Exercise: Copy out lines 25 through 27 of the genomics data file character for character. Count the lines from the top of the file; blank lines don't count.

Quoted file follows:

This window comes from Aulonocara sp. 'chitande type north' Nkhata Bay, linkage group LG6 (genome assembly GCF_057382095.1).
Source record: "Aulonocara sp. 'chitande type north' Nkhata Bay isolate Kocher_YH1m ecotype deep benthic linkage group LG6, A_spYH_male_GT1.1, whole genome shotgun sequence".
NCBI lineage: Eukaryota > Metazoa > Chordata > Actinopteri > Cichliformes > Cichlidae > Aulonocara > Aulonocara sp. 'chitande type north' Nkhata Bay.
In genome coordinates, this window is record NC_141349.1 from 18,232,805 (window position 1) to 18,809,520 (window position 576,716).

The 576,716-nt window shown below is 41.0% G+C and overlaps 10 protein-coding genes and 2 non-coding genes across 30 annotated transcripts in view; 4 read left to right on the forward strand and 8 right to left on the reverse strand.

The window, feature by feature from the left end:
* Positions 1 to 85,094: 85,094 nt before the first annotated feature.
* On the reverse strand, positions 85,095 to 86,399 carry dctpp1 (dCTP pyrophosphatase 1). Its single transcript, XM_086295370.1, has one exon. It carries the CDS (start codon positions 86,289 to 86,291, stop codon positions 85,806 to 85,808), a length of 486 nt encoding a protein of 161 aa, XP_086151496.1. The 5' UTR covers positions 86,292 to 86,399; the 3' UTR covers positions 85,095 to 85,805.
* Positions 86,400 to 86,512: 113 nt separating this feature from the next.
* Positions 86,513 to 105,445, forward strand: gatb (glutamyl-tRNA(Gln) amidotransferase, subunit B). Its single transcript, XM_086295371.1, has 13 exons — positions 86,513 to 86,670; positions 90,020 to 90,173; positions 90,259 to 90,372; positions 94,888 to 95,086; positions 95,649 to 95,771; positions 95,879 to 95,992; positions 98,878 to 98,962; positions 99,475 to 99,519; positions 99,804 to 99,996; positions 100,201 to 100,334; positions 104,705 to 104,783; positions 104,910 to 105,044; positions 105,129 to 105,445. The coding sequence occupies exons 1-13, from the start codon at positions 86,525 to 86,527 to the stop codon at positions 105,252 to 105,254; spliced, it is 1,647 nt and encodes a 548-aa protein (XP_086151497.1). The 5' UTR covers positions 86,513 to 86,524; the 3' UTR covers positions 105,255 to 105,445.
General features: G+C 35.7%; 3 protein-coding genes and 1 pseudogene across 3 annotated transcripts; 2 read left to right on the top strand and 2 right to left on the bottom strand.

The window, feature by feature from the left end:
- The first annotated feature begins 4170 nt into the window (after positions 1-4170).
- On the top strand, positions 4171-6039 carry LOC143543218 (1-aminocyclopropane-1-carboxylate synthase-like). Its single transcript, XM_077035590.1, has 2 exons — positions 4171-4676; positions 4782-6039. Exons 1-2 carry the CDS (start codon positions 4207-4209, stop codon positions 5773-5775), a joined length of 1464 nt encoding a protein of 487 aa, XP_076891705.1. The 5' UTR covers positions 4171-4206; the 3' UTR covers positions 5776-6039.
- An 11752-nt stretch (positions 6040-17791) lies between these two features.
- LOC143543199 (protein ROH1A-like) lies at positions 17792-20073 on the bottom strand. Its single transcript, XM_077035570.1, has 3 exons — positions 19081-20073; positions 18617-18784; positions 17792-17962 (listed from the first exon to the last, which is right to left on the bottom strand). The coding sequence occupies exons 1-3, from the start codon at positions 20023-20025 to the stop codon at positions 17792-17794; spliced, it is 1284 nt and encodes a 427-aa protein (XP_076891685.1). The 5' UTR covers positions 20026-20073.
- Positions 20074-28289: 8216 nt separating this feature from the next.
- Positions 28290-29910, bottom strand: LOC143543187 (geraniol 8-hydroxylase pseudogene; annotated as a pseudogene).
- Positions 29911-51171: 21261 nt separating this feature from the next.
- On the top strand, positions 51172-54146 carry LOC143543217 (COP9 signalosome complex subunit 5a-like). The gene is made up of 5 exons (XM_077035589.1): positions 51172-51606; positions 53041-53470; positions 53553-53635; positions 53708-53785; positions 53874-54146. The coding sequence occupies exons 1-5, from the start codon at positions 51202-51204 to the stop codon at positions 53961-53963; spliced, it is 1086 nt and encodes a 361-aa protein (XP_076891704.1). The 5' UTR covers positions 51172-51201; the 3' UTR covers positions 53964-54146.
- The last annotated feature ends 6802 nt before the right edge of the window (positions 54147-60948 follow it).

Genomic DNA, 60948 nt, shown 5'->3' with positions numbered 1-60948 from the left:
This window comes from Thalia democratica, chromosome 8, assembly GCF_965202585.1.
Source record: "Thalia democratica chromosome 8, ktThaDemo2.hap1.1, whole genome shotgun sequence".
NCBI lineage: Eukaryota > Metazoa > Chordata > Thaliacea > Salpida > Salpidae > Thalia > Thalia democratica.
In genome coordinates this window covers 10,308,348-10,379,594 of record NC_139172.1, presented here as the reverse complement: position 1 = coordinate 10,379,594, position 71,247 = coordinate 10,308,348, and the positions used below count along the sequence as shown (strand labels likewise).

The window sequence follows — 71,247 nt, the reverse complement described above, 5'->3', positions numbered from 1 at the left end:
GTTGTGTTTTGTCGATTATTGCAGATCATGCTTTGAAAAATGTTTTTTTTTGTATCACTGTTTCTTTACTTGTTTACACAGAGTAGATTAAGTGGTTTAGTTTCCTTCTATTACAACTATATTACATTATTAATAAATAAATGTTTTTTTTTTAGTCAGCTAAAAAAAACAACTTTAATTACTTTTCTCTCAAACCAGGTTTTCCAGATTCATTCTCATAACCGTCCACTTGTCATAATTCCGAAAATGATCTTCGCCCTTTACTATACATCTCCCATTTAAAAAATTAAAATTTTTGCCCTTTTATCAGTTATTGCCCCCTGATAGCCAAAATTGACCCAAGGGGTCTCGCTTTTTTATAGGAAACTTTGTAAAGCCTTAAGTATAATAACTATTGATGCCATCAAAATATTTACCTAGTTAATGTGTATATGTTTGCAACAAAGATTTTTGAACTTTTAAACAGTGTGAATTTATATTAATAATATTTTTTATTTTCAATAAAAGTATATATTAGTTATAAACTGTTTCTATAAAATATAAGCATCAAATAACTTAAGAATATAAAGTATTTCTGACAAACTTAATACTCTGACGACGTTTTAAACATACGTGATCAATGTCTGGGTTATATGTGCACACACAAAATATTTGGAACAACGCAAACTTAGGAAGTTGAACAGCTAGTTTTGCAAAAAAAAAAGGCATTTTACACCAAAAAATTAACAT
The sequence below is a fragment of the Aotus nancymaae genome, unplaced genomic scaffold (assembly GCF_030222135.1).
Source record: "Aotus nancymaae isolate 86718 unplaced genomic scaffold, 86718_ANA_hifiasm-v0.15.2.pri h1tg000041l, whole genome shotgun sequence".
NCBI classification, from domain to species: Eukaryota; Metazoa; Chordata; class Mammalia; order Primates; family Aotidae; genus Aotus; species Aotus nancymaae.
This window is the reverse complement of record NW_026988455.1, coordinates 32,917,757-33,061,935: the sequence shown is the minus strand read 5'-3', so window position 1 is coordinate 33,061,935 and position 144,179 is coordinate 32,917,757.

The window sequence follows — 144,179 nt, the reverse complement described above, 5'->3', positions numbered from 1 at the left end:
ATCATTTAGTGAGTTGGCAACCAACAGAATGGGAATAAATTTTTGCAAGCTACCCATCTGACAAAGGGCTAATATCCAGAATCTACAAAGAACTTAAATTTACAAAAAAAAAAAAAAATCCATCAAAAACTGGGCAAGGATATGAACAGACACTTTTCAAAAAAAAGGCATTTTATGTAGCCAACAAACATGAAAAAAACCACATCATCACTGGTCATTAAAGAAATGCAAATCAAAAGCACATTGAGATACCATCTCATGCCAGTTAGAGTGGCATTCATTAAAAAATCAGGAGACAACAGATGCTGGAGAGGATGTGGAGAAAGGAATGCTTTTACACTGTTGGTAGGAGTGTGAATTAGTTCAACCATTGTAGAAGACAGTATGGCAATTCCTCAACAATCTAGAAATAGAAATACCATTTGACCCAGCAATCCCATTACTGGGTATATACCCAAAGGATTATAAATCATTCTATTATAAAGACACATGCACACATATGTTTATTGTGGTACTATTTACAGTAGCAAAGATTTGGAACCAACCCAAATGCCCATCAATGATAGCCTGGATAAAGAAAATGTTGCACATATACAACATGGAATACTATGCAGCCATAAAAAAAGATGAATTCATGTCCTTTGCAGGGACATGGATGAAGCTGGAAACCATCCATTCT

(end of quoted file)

NCBI lineage: Eukaryota > Metazoa > Chordata > Thaliacea > Salpida > Salpidae > Thalia > Thalia democratica.
In genome coordinates this window covers 10,308,348-10,379,594 of record NC_139172.1, presented here as the reverse complement: position 1 = coordinate 10,379,594, position 71,247 = coordinate 10,308,348, and the positions used below count along the sequence as shown (strand labels likewise).

The window sequence follows — 71,247 nt, the reverse complement described above, 5'->3', positions numbered from 1 at the left end: